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Update on Paris Protests

If you are planning a trip to Paris, you’re probably wondering (after seeing news footage of crowds of students on Champs de Mars and riot police chasing students) whether you should rethink your plans for visiting Paris.
First, I have to tell you that I’m not physically in Paris but after phone calls to friends and neighbors in the Montparnasse area, here’s the latest news.
The important thing to realize is that this is a very serious issue not only to students but it’s an issue that’s also been taken up by other segments of French society – particularly the transporation unions which is why two days ago 60 percent of the Paris Metro system was on strike. The strike lasted for one day.
About three million people (according to the phone conversation with a friend who follows the French news reports) throughout France protested the newly enacted law which would allow employers to fire workers 26 or younger during the first two years of employment for any reason.
Of the actual protesters, approximately 600 people have been actually arrested.
In Paris, there are two aspects of the protests – the students and the additional influx of people in the Paris metropolitan area who have joined in the protest in a more violent way – i.e. breaking windows, destoying property and theft. Ironically, the people who have become victims of theft are the students! Apparently, cell phones are being stolen.
I asked about the situation in general ‘on the streets’ and my contact insinuated the overall picture from a tourists view point of the city is fine. You may discover disruption of transportation services depending on whether the transport sector decides to continue strikes. May is traditionally a strike month – so it certainly wouldn’t be surprising if more strikes would occur. The Eiffel Tower had been closed at one point during the disturbances.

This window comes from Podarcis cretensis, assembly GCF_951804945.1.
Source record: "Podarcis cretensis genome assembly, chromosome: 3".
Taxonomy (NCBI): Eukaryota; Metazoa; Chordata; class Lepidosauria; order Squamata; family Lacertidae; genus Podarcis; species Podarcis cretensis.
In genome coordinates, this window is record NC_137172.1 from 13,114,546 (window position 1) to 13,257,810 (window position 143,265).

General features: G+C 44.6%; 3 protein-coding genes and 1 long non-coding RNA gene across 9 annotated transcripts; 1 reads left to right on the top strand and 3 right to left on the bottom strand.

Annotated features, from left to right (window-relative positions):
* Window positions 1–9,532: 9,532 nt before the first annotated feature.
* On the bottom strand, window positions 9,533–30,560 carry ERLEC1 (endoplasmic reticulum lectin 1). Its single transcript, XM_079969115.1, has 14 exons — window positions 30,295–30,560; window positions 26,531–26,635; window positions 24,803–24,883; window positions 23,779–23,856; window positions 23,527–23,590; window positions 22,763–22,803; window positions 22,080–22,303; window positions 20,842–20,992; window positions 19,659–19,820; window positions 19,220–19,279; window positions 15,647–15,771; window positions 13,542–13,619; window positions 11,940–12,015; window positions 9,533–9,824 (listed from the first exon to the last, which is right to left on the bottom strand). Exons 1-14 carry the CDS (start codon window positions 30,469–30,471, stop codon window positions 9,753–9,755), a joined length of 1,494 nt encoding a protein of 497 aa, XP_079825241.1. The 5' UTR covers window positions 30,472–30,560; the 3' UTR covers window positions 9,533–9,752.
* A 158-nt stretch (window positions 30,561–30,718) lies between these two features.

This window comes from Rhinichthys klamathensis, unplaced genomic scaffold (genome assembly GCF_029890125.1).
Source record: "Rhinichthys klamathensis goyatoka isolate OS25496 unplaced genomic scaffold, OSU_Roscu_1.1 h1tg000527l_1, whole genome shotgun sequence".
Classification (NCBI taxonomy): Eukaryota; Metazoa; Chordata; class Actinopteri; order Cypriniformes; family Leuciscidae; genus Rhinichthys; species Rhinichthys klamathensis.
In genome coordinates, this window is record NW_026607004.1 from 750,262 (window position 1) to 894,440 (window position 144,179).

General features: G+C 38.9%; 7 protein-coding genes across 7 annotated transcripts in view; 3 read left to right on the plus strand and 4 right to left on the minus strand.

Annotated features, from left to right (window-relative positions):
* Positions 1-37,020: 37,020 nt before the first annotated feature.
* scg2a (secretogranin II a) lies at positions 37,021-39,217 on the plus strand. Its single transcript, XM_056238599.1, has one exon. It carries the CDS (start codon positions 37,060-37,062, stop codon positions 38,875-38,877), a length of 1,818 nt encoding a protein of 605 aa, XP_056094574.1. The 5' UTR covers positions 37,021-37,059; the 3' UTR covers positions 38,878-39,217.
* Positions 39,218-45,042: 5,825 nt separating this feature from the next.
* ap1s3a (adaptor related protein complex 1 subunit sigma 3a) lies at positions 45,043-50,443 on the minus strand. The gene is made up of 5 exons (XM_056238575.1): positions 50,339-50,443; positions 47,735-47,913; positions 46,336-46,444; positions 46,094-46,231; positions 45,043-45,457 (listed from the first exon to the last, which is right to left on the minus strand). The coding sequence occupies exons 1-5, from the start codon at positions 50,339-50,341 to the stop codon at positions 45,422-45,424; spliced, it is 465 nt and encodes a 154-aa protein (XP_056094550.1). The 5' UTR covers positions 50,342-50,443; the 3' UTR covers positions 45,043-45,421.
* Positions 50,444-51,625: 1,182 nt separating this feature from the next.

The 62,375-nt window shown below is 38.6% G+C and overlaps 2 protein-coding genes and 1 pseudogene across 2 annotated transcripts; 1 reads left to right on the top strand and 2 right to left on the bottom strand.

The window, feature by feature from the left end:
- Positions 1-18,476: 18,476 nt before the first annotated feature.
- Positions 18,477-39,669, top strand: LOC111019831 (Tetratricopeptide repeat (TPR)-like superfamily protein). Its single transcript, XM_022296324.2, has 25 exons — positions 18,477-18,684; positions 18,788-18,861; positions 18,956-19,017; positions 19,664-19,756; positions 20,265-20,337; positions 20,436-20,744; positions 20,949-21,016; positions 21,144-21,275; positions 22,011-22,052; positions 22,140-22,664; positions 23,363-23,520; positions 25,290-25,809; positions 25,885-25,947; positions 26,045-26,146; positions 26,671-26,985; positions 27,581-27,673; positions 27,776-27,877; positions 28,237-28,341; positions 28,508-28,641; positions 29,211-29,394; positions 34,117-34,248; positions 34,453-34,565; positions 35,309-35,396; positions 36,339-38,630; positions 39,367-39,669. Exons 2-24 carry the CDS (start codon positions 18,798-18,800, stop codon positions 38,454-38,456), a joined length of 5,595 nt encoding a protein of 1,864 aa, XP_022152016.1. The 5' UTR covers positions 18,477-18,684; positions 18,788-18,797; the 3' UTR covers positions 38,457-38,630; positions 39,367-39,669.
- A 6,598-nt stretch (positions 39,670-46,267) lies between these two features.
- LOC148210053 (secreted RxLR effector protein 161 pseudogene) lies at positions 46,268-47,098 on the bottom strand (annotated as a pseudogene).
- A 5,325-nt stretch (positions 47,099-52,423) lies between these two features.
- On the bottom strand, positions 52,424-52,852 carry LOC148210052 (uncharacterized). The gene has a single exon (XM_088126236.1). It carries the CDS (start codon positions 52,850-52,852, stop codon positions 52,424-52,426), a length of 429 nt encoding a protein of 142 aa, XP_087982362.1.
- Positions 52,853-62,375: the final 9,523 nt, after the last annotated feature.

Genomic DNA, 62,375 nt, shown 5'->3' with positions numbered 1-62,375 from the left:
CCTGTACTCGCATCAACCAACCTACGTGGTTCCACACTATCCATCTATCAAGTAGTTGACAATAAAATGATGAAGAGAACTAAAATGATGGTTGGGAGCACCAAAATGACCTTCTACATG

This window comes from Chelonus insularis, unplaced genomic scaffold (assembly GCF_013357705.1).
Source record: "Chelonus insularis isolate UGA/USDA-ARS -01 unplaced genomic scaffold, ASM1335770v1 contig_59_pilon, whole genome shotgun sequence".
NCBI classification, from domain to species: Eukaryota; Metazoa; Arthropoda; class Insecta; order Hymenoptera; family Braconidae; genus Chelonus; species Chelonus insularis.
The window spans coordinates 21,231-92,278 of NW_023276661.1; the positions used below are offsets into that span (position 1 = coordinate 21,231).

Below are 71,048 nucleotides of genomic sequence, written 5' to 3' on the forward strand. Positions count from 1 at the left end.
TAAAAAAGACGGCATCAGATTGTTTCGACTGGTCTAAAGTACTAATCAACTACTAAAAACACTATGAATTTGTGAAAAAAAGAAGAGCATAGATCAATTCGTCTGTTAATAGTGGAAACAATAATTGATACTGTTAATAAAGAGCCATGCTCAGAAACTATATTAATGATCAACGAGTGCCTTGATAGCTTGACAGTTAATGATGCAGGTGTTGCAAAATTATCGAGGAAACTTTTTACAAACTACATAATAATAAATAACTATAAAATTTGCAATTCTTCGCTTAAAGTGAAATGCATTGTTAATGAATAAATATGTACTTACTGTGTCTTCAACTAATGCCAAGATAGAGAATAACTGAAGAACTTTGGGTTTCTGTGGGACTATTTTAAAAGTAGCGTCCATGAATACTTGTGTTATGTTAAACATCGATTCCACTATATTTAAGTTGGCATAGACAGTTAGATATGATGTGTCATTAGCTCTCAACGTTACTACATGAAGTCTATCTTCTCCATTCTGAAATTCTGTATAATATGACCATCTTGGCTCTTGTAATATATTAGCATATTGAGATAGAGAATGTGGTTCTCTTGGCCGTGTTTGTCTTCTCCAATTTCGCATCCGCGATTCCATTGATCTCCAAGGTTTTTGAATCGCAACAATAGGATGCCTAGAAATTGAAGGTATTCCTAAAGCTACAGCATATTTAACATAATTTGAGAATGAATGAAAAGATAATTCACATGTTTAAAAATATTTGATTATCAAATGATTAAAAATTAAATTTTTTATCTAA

The general feeling of my contact was that the media has once again grossly overblown the proportion of the protests, particularly in Paris.
He said that there will probably be some resignations in the political sector and there will need to be some compromises. There are approximately 400,000 unemployed college graduates who’ve been deemed ‘overqualified’. The recent law is the culmination of a number of laws directed at the young work force.
Perhaps this last law was the last straw. Another friend (who has employed the same person for fifteen years) commented that perhaps the government has lacked ‘subtley’.
Another friend who has just recently entered the work force (and is under the age 26 – agrees with the newly enacted law).
Needless to say there is need for dialogue and both sides need to be heard to reach some sort of compromise. (Please excuse my editorializing!)
For those of you who are currently in Paris, you probably won’t be surprised to hear that our ‘news’ stateside consists primarily quick shots of students running every which way across the Champs de Mars, police in riot gear – these are news ‘flashes’ so we don’t get any interviews with students on location. We have seen some very controlled debate between French citizens here in the US (primiarily Washington D.C. representing the both views. It certainly would be nice to see a little bit more commentary from people on location, and sorry to say I am not there to do this, but if you’re reading this in France and have any comments, please post them.
One French friend said to me that “We French are very quick to talk about what needs to be fixed in other countries, but we are less willing to recognize that things need to be changed in our own country.”
Some people (here in the US) have noted that this protest differs from the 68 protest in that people are demanding that government does NOT change – specifically – the laws that have protected employees from being fired in the past.
If you are planning to visit Paris in the near future, you might want to take some time to be aware of some of the issues so that you will understand the exisitng tensions.
Hopefully a compromise will be reached in the near future and employees and employers can prepare for a ‘carefree’ summer vacation among family and friends, reassured that they will have jobs in September – and thriving businesses!